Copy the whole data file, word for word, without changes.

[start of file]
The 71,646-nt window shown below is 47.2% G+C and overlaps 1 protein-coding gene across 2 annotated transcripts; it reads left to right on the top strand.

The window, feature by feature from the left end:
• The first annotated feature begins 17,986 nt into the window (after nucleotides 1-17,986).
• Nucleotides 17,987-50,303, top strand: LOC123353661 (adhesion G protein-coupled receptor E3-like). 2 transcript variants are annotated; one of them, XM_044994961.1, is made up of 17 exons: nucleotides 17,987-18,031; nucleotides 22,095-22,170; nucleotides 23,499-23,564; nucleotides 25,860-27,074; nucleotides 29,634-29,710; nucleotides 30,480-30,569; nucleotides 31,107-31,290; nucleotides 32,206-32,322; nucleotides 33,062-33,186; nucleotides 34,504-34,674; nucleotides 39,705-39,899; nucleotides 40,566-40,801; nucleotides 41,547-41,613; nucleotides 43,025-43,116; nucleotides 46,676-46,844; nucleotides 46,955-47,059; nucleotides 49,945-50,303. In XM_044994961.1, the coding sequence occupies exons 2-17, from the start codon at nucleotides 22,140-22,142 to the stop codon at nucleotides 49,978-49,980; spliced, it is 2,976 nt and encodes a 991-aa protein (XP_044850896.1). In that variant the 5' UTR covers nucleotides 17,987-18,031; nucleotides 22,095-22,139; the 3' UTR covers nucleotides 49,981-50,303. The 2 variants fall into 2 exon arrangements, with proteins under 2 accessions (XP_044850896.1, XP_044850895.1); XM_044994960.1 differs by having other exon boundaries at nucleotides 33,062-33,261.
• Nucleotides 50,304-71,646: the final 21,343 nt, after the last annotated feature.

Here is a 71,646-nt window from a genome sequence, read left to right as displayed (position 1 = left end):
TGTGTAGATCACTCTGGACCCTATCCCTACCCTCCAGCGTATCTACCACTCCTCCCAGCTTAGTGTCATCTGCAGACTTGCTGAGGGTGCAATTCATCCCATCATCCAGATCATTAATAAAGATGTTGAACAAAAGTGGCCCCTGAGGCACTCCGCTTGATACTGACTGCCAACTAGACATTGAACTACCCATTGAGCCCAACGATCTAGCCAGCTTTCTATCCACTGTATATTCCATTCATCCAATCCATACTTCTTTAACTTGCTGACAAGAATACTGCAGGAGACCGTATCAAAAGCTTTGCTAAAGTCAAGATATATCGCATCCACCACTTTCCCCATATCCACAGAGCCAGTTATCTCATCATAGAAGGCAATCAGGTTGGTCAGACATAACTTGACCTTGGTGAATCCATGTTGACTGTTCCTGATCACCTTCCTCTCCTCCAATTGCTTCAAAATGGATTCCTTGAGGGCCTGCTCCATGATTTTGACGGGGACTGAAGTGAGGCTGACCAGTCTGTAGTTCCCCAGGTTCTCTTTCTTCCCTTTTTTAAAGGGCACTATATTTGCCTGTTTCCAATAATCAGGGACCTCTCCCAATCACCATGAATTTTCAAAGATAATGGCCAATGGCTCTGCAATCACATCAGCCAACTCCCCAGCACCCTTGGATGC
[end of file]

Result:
The 71,646-nt window shown below is 47.2% G+C and overlaps 1 protein-coding gene across 2 annotated transcripts; it reads left to right on the top strand.

The window, feature by feature from the left end:
• The first annotated feature begins 17,986 nt into the window (after nucleotides 1-17,986).
• Nucleotides 17,987-50,303, top strand: LOC123353661 (adhesion G protein-coupled receptor E3-like). 2 transcript variants are annotated; one of them, XM_044994961.1, is made up of 17 exons: nucleotides 17,987-18,031; nucleotides 22,095-22,170; nucleotides 23,499-23,564; nucleotides 25,860-27,074; nucleotides 29,634-29,710; nucleotides 30,480-30,569; nucleotides 31,107-31,290; nucleotides 32,206-32,322; nucleotides 33,062-33,186; nucleotides 34,504-34,674; nucleotides 39,705-39,899; nucleotides 40,566-40,801; nucleotides 41,547-41,613; nucleotides 43,025-43,116; nucleotides 46,676-46,844; nucleotides 46,955-47,059; nucleotides 49,945-50,303. In XM_044994961.1, the coding sequence occupies exons 2-17, from the start codon at nucleotides 22,140-22,142 to the stop codon at nucleotides 49,978-49,980; spliced, it is 2,976 nt and encodes a 991-aa protein (XP_044850896.1). In that variant the 5' UTR covers nucleotides 17,987-18,031; nucleotides 22,095-22,139; the 3' UTR covers nucleotides 49,981-50,303. The 2 variants fall into 2 exon arrangements, with proteins under 2 accessions (XP_044850896.1, XP_044850895.1); XM_044994960.1 differs by having other exon boundaries at nucleotides 33,062-33,261.
• Nucleotides 50,304-71,646: the final 21,343 nt, after the last annotated feature.

Here is a 71,646-nt window from a genome sequence, read left to right as displayed (position 1 = left end):
TGTGTAGATCACTCTGGACCCTATCCCTACCCTCCAGCGTATCTACCACTCCTCCCAGCTTAGTGTCATCTGCAGACTTGCTGAGGGTGCAATTCATCCCATCATCCAGATCATTAATAAAGATGTTGAACAAAAGTGGCCCCTGAGGCACTCCGCTTGATACTGACTGCCAACTAGACATTGAACTACCCATTGAGCCCAACGATCTAGCCAGCTTTCTATCCACTGTATATTCCATTCATCCAATCCATACTTCTTTAACTTGCTGACAAGAATACTGCAGGAGACCGTATCAAAAGCTTTGCTAAAGTCAAGATATATCGCATCCACCACTTTCCCCATATCCACAGAGCCAGTTATCTCATCATAGAAGGCAATCAGGTTGGTCAGACATAACTTGACCTTGGTGAATCCATGTTGACTGTTCCTGATCACCTTCCTCTCCTCCAATTGCTTCAAAATGGATTCCTTGAGGGCCTGCTCCATGATTTTGACGGGGACTGAAGTGAGGCTGACCAGTCTGTAGTTCCCCAGGTTCTCTTTCTTCCCTTTTTTAAAGGGCACTATATTTGCCTGTTTCCAATAATCAGGGACCTCTCCCAATCACCATGAATTTTCAAAGATAATGGCCAATGGCTCTGCAATCACATCAGCCAACTCCCCAGCACCCTTGGATGC